Edward Green Dover unlined

In today’s day and age, people do their best to remove any type of hurdles and make ones existence as smooth and comfortable as possible. This goes for footwear as well, where the “soft and flexible” take over everything from classic RTW to bespoke shoes. Thoughts on this development in today’s article.


Human beings are in general comfortable people. We surely can push ourselves, take on serious challenges, and experience serious strains, but if we can we want to go back to that comfort. That’s our base. Especially in the first world, where a vast majority can live comfortable lives. Lives where things should adapt to us, not us adapting to it. For example we want to be able to watch anything exactly when and where it suits us, we want an Uber or e-scooter to take us where we’re going when and where it suits us, and we drop our ties and constructed jackets for denim with stretch and soft overshirts.

Surely, this goes over to footwear as well. The fact that we live in the tide of sneakers have likely no one missed. Today, almost every shoe brand, be it a producer of Goodyear welted shoes, or even bespoke shoemakers, have to offer also sneakers or that type of shoes. This is one thing, that these softer, often highly cushioned types of footwear are becoming increasingly used.

Loake sneakers and loafers

The other thing is that we see more and more of this going over also to the more traditionally made footwear as well. I wrote about this recently, the fact that we see more and more cushioning in both classic footwear and even among workwear boots, and the issues that all the cushioning brings. It’s also that shoes become softer in other ways, with more and more unlined and / or soft upper materials, and with more flexible construction methods, which vary vastly in how it’s made and what they actually mean.

Now, it’s all logical, this is what people are asking for, so it is what the shoe brands offer. I’ve talked to quite a few brands about this, and off the record many say straight out that they don’t really like offering them, for example for brands with their own factories in many cases these softer types of shoes are bought from other factories than their own, meaning it’s not benefitting their own staff and they tend to have lower margins on these (albeit for brands not producing themselves it can be the other way around, with better margins). Someone even called it “a necessary evil”. Unlined and things like that is better, they can be made more like the producers regular offerings and in a way even adds an extra margin since both material and labour is less on this type of shoes.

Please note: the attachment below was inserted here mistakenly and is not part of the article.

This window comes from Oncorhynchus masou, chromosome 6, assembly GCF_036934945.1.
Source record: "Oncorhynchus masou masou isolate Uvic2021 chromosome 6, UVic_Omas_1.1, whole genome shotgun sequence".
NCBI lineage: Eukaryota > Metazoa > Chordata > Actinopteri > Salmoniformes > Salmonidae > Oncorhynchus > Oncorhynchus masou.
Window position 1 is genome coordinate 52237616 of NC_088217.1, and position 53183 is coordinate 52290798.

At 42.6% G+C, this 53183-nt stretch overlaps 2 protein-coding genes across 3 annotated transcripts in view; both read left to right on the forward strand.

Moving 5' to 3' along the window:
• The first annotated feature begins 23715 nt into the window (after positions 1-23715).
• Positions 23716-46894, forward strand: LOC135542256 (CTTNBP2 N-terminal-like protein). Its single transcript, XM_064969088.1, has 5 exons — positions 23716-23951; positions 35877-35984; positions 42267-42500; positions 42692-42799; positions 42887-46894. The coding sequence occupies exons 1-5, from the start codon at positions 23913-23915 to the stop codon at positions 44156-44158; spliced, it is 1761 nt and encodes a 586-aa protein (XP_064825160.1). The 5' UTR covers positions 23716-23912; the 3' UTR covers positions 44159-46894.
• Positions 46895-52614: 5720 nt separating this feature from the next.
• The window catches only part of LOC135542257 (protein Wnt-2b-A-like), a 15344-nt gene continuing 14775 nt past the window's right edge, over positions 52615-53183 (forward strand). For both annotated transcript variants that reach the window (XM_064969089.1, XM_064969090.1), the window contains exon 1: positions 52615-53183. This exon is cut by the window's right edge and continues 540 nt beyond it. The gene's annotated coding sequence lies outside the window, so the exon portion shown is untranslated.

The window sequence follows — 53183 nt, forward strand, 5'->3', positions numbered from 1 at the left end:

Edward Green unlined loafers

It also affects how the regular welted footwear is made. One obvious one is the use of softer types of soles, both when it comes to insoles and leather and rubber outsoles. Another one is the choice of leather, where softer leathers becomes more favoured. And then we have the use of backings. Traditionally, especially for higher end brands and bespoke makers, one use proper backings – skived down leather pieces – between the upper and lining to further reinforce the shoes and make them retain their shape better. Nowadays, brands and bespoke makers (I’ve talked to several about it, and it especially goes for the bigger bespoke makers, and will likely move over to more smaller ones as well in time) in many cases move away from how they traditionally made shoes, and go for softer constructions and materials, to accommodate how people wish to have their shoes today.

Bridlen upper

Cause in this day and age, instant comfort is what’s sought after, to have to break in shoes is in general seen as something negative. Doesn’t really matter if they actually will become rather soft and really comfortable with time, that type of patience is becoming more and more rare. Of course, shoe interested people like likely most who read Shoegazing are fine with it, but we are a very small group of people in the grand scheme of things.

There’s not necessarily anything wrong with soft flexible shoes (cushioning is a different thing, as already mentioned above) at least not in most cases. Only using built-up, supportive footwear isn’t good for the feet either, even if it’s the best choice especially for days when you walk a lot. What people need to understand though is that what we see taking over now is less durable footwear with a shorter lifespan.

It doesn’t only go for cemented shoes, sneakers and trainers that are more difficult to resole and repair in general. It also goes for the more traditionally constructed footwear but with the softer types that are now getting more and more common. An unlined shoe will normally live for less than half the time of a properly leather lined shoe, since you have one layer of leather less (plus backings) which inevitably means that the upper will crack quicker. The softer insoles and outsoles are less durable, and even if it’s a resoleable construction it nags on the numbers of times the shoes can be resoled in a faster pace. If it’s something this world needs it’s products that lasts longer which can reduce our consumption – not the opposite.

Patrick Frei bespoke sneakers